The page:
Writing Autism Spectrum Disorder

Autism has gone from being a little-known condition to being a condition that everyone is accused of having, autistic or not. However, just because everyone is aware of autism doesn’t mean that everything they think they know about the condition is accurate. This article looks at how to write believable and realistic characters with autism.

The most characteristic feature of autism is a pronounced difficulty with social interaction, usually coupled with an obsession with certain repeated actions. This difficulty with social interaction is enough to cause immense difficulty in the lives of some autists and the people around them. This goes beyond mere awkwardness, to a point where fundamental communication becomes difficult.

From the perspective of a person with autism, much of the difficulty about living with the conditions comes from an inability to make the intuitive understandings about other people, and their behaviour, that is usually taken for granted. A person without autism (a “neurotypical”) seems to have an almost psychic understanding of how other people think and behave. Social interaction just seems so effortless for such people.

Your protagonist might have difficulty getting along with someone who has autism, on account of that the autistic character doesn’t seem to understand what the protagonist believes to be the rules of social interaction. The protagonist might make jokes that don’t get laughed at, and come to think that the autistic character doesn’t like them, when the problem is a low level of communication.

Then again, your protagonist might get along with an autistic character just fine. Autists can make a lot of sense, in their own way. Often, a person with autism will be capable of observing human interaction without all the pretense and brainwashing, and can arrive at objective, if odd and unconventional, conclusions. These can sometimes be valuable wisdom (and they can sometimes be juvenile truisms).

Viewed from the outside, an autistic character might appear as excessively orderly, to the point of dysfunction. Autists often like to ritualise certain behaviours (much like Obsessive-Compulsive Disorder), to the point where not being able to perform the ritual sometimes creates unbearable anxiety. Their speech can be likewise regimented and repetitive. It’s common for them to compulsively stack objects or line them up.

Moreover, autists often feel solidarity with other neurodiverse people, and vice-versa. Autism is entirely different to, say, schizophrenia, but much of the lived experience of autism is similar to other mental conditions. The social rejection and the anxiety about more rejection, the anxiety, the shame, the frustration, the despair: these are all emotions that mentally ill people tend to experience more than others. An autist might relate strongly to someone who also feel them, even if that person is not autistic.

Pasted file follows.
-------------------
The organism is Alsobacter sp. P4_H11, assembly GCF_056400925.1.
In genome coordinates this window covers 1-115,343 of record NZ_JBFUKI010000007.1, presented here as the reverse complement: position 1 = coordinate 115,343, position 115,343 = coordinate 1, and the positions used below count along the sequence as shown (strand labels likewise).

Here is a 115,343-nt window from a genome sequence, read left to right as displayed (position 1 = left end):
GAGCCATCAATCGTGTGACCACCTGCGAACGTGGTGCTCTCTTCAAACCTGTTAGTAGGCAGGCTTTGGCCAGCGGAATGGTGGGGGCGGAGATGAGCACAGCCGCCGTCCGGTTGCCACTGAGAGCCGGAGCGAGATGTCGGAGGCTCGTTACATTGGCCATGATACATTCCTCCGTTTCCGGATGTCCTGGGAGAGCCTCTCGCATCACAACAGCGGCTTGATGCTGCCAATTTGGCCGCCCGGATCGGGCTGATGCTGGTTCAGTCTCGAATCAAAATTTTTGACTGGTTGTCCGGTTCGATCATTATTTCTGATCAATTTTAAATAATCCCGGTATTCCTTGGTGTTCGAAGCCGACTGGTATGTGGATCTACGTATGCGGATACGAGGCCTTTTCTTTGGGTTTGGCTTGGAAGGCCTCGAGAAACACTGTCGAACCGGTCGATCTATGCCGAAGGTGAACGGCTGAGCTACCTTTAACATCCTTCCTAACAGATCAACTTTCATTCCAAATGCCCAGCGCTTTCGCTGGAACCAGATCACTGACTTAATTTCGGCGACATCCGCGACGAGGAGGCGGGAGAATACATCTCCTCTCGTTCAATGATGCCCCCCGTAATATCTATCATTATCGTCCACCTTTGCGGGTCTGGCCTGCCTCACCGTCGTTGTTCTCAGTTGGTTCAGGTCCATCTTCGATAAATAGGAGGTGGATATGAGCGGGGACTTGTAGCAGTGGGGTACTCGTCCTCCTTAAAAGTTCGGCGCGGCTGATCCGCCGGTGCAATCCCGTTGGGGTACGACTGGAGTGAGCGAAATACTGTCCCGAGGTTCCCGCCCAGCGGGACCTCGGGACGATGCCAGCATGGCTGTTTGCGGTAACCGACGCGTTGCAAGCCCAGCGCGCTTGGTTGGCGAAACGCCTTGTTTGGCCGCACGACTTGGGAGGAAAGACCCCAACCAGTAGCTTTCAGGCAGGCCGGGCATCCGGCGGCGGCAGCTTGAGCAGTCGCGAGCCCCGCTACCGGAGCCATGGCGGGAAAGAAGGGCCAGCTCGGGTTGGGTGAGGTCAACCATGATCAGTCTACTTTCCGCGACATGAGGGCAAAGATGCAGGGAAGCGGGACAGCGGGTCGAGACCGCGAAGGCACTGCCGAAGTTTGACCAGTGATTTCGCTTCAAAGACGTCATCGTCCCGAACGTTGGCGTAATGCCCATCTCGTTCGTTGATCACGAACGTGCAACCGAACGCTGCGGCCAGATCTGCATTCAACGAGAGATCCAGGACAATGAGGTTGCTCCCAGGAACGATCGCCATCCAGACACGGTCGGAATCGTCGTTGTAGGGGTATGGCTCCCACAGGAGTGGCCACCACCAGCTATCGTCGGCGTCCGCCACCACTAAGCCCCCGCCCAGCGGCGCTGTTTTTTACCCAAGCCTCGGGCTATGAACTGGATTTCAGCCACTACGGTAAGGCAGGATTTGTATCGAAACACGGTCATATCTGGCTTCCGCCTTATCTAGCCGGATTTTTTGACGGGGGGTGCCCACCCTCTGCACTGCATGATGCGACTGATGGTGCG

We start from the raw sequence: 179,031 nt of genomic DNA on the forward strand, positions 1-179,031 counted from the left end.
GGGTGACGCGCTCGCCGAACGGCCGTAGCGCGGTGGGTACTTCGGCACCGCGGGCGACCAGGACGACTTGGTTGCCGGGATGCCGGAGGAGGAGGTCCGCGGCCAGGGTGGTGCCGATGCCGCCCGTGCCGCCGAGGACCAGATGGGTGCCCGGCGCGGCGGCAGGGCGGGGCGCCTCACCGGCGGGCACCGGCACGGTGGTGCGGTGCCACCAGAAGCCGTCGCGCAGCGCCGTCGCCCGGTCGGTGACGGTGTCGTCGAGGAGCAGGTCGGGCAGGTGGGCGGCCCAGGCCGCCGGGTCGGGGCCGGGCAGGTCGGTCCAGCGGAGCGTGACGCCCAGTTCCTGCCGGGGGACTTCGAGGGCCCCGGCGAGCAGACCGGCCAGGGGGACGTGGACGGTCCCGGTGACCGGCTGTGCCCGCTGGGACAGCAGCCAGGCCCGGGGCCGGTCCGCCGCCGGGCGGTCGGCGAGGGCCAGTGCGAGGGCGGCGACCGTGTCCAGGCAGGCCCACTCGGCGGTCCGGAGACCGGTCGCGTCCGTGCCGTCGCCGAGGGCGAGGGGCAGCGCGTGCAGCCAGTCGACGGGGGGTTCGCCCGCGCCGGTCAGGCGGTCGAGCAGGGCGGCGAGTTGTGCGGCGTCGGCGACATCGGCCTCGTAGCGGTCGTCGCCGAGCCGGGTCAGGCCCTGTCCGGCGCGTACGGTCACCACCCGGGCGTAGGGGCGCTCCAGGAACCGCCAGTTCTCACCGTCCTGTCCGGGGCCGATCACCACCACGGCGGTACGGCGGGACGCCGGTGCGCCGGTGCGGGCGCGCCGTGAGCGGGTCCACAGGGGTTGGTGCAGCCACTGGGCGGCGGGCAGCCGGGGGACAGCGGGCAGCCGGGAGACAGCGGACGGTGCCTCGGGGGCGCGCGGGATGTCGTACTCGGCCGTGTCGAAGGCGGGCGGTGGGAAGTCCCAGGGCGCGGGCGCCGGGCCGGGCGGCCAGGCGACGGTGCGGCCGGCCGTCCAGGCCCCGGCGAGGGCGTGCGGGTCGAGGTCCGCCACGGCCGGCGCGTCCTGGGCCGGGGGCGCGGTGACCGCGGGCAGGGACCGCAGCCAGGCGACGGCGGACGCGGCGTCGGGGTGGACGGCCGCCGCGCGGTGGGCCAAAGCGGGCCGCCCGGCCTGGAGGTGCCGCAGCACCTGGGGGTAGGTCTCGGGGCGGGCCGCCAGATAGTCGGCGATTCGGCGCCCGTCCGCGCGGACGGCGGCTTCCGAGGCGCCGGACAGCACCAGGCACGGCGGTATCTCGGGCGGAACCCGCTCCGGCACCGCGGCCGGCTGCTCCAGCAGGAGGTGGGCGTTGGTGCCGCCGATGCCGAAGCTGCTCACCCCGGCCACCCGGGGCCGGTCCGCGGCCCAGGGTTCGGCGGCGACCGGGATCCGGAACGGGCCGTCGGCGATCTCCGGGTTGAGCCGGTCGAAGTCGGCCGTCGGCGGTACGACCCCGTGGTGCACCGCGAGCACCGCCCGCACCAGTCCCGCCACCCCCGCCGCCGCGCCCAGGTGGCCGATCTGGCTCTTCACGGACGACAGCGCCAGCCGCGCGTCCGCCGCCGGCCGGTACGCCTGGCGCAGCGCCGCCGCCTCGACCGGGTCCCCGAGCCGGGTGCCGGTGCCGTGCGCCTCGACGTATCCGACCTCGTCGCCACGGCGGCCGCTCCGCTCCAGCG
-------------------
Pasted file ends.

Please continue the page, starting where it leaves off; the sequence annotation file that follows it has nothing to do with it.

If your protagonist has autism themselves, you will have to be very careful about how you render their internal dialogue, should you write about them in the first person. A lot of fiction is poorly written because the characters in it have an unrealistically high level of understanding the behaviour of other people. An autistic protagonist will frequently be baffled by the behaviour they encounter. Much of their behaviour will be a complete mystery.

One of the most dramatic things about autism is the emotional consequences of the social difficulties that arise from having the condition. The awkwardness of autism is often mistaken by other people for malice, psychopathy, pedophilia, terrorist intent and all manner of other things. This makes life extremely difficult and can make for a harrowing story (unless your protagonist turns out to be a pedophile or terrorist).

It ought to be easy to engender sympathy from your reader here, because most people are sympathetic to the sense of injustice that comes from undeserved social rejection. Despite that, the other characters might feel like they have good reasons to reject the autistic character. After all, it is hard to tell the difference between social clumsiness and malice sometimes.

Because autism is a spectrum, there are many subclinical versions of it. A character with a subclinical level of autism will be relatable for many – after all, there is no person who has perfectly smooth social interactions all day every day. For them, their autism might be something that just makes life more colourful or interesting.

Autism can increase in severity all the way up to the point where a character with it will just about live in their own world, divorced from the concerns of most of the others. Realistically, a character with severe autism will have a hard time being a major character in your story because their degree of communication impairment will be so severe that no-one else will understand them. More moderate forms could involve a degree of social impairment that can be more or less overcome.

There is reason to believe that small amounts of autism can be helpful in certain occupational fields, especially those that pertain to the imposition of order upon chaos. Therefore, an autist need not be presented as conspicuously mentally ill. They might have found a niche that suits them perfectly, in some job that requires order to be imposed upon chaos. Mechanics and computer engineers are favourites.

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This article is an excerpt from Writing With The DSM-V (Writing With Psychology Book 5), edited by Vince McLeod and due for release by VJM Publishing in the summer of 2018/19.

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